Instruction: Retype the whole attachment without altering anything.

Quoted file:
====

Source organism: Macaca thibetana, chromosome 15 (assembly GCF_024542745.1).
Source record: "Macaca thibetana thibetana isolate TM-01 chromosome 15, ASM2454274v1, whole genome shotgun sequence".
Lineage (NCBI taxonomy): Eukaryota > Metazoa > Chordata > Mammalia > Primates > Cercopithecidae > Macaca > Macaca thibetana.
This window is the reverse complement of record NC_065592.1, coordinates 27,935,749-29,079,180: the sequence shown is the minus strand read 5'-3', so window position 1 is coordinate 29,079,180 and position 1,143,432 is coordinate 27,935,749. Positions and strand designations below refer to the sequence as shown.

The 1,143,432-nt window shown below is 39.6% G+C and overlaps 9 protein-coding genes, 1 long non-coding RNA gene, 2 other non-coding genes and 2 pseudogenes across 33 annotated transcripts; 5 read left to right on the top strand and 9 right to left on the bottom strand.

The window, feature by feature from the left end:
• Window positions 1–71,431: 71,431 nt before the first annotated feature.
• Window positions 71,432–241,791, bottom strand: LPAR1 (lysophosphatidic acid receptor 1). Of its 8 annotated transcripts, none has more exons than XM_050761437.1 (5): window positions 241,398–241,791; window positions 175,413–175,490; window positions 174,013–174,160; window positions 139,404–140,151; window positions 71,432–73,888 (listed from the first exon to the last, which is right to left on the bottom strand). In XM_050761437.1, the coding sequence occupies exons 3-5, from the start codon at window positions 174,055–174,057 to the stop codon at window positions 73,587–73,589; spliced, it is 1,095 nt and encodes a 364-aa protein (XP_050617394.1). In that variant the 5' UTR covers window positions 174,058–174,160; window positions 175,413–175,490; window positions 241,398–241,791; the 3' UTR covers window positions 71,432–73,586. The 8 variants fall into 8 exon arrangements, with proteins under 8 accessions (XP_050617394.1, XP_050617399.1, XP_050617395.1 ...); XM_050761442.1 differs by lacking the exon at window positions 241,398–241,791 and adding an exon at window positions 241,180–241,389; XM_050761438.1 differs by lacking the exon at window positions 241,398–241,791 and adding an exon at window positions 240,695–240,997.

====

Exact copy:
Source organism: Macaca thibetana, chromosome 15 (assembly GCF_024542745.1).
Source record: "Macaca thibetana thibetana isolate TM-01 chromosome 15, ASM2454274v1, whole genome shotgun sequence".
Lineage (NCBI taxonomy): Eukaryota > Metazoa > Chordata > Mammalia > Primates > Cercopithecidae > Macaca > Macaca thibetana.
This window is the reverse complement of record NC_065592.1, coordinates 27,935,749-29,079,180: the sequence shown is the minus strand read 5'-3', so window position 1 is coordinate 29,079,180 and position 1,143,432 is coordinate 27,935,749. Positions and strand designations below refer to the sequence as shown.

The 1,143,432-nt window shown below is 39.6% G+C and overlaps 9 protein-coding genes, 1 long non-coding RNA gene, 2 other non-coding genes and 2 pseudogenes across 33 annotated transcripts; 5 read left to right on the top strand and 9 right to left on the bottom strand.

The window, feature by feature from the left end:
• Window positions 1–71,431: 71,431 nt before the first annotated feature.
• Window positions 71,432–241,791, bottom strand: LPAR1 (lysophosphatidic acid receptor 1). Of its 8 annotated transcripts, none has more exons than XM_050761437.1 (5): window positions 241,398–241,791; window positions 175,413–175,490; window positions 174,013–174,160; window positions 139,404–140,151; window positions 71,432–73,888 (listed from the first exon to the last, which is right to left on the bottom strand). In XM_050761437.1, the coding sequence occupies exons 3-5, from the start codon at window positions 174,055–174,057 to the stop codon at window positions 73,587–73,589; spliced, it is 1,095 nt and encodes a 364-aa protein (XP_050617394.1). In that variant the 5' UTR covers window positions 174,058–174,160; window positions 175,413–175,490; window positions 241,398–241,791; the 3' UTR covers window positions 71,432–73,586. The 8 variants fall into 8 exon arrangements, with proteins under 8 accessions (XP_050617394.1, XP_050617399.1, XP_050617395.1 ...); XM_050761442.1 differs by lacking the exon at window positions 241,398–241,791 and adding an exon at window positions 241,180–241,389; XM_050761438.1 differs by lacking the exon at window positions 241,398–241,791 and adding an exon at window positions 240,695–240,997.